Carly Reed Scott’s love of fabric began at her grandmother’s fingertips.
“My grandmother was always making things with her hands,” said Reed Scott, a 2016 fibers and material studies alumna. She remembers looking forward to hand-made slippers for Christmas and blankets or quilts to mark each of her birthdays.
Reed Scott said she’s fascinated by the power of memory that fabric holds.
“If you think about it, you’re around fabric from the moment you’re born until the moment you die,” she said. “There’s such a memory that fabric has. A certain texture or stitch or the way that something is sewn can bring you back to a place or feeling or person.”
Reed Scott is one of 11 artists featured in “Hard Times in the Soft World,” a sculpture and textile exhibit at Giovinetti Studios, a new gallery in South Philadelphia. The exhibit opened on July 6 and will run until the end of the month.
The show’s curator, Idella Spann, 31, co-owns the gallery with Jack Giovinetti. She said they used the opportunity to highlight work by artists “who normally go unseen.”
Spann, an illustrator, has been in Philadelphia since 2007, and said that it can be hard to break into the city’s art scene if you don’t have connections. She and Giovinetti want the gallery, which opened on June 1, to be a space that welcomes and celebrates “outsider, lowbrow, and other forms of contemporary art.”
Reed Scott primarily uses fabric and soft materials to create textile paintings. She feels a deep connection to the long and complex history of women working with textiles.
“Being a woman and being an artist and working with material that isn’t necessarily considered fine art has its own history too. All of that struggle and history makes my connection to this medium even stronger,” she said.
Through her pieces, she often explores mental health issues like anxiety and accompanying symptoms like restlessness.
Hours before the exhibit, she reflected on the impact her work might have on someone at the show.
“I spend all this time making these pieces primarily for myself and to get my own truth out there,” said Reed Scott, who turned to crocheting to help deal with her own anxiety. “If I can go tonight and connect with one person and can be part of creating a space where it’s okay to talk about having panic attacks or anything related to mental health, that would be awesome.”
“‘Hard Times in the Soft World’ is a reflection on the chaos and uncertainty of our current times”, Spann said.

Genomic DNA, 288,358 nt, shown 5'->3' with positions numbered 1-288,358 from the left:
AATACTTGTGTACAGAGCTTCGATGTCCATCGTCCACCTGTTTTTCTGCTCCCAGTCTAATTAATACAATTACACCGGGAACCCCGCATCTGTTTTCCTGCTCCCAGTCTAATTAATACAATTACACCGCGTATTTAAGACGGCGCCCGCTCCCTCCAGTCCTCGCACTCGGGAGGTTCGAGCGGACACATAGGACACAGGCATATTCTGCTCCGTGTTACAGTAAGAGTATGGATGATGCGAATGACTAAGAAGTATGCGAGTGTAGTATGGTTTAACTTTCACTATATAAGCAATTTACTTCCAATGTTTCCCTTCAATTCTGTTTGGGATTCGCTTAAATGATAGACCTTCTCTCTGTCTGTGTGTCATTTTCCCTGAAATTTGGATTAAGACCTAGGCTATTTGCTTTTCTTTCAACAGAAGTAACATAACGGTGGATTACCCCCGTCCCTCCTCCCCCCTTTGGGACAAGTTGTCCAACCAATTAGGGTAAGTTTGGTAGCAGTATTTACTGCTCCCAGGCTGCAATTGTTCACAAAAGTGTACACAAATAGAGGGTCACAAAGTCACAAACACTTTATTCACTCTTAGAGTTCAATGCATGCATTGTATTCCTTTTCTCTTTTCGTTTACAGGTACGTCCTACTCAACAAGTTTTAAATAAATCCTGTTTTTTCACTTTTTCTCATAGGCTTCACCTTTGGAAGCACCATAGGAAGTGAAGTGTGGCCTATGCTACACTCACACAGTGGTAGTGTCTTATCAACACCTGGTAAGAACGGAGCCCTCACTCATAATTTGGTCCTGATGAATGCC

“Contrary to popular opinion, I think the world is a soft, gentle place, not nearly as hard as we sometimes perceive it to be,” she said. “But right now, literally no matter who you are, whether you’re at the top or the bottom, we all seem to be having a really hard time. Things aren’t entirely hopeless, but everything feels draining.”
Reed Scott used an idea that came to her years ago to further explore an internal chaos familiar to many: anxiety.
“Sometimes, when you’re struggling with a mental illness, you want to be able to remove yourself from it, and see it as something very separate from who you are as a person,” she said. “I started playing around the idea of an anxiety creature, and illustrating it in my work as an infection, something that is introduced to your system and just takes over.”
“In It,” a four/by-five foot distressed crochet doily, served as as the centerpiece for Reed Scott’s five-piece display in the exhibit.
The bunches of black-and-gold speckled thread in the center of the piece coupled with the tiny beads — the latter of which are a feature in all 5 pieces — illustrate “how parasitic anxiety can be, how it latches on to you and drains you,” she explained. The beads represent little eggs, vessels through which anxious energy is born.
Clusters of stained glass pieces, tiny knitted creatures and feather installations hang on the walls around Reed Scott’s textile paintings, with detailed beeswax sculptures and colorful meditation mats positioned around them.
Like Reed Scott, Freeda Peoples, who also works with fabric, finds solace in making art with her hands. Peoples, 38, said that creating meditation mats has helped her work through trauma she’s experienced, including the healing and therapy processes.
Peoples finished “Witch’s Tit”, one of the pieces for the show, just the night before. She made the small black and yellow mat with little scraps of fabric from a witch’s halloween costume she had when she was 5.
“My whole life everybody thought I was a witch,” Peoples said. I always thought it was a bad thing, until I realized that witches are healers. The process of creating this mat helped me take that power back and learn to make magic out of mayhem.”
For Reed Scott, this exhibit wasn’t just an opportunity to display her work.
“Art has the ability to unite people around shared experiences,” she said. “The whole idea behind this show was connectivity and bringing people together, and that’s what drew me in in the first place.”
CORRECTION: A previous version of this story misreported Idella Spann’s age. She is 31.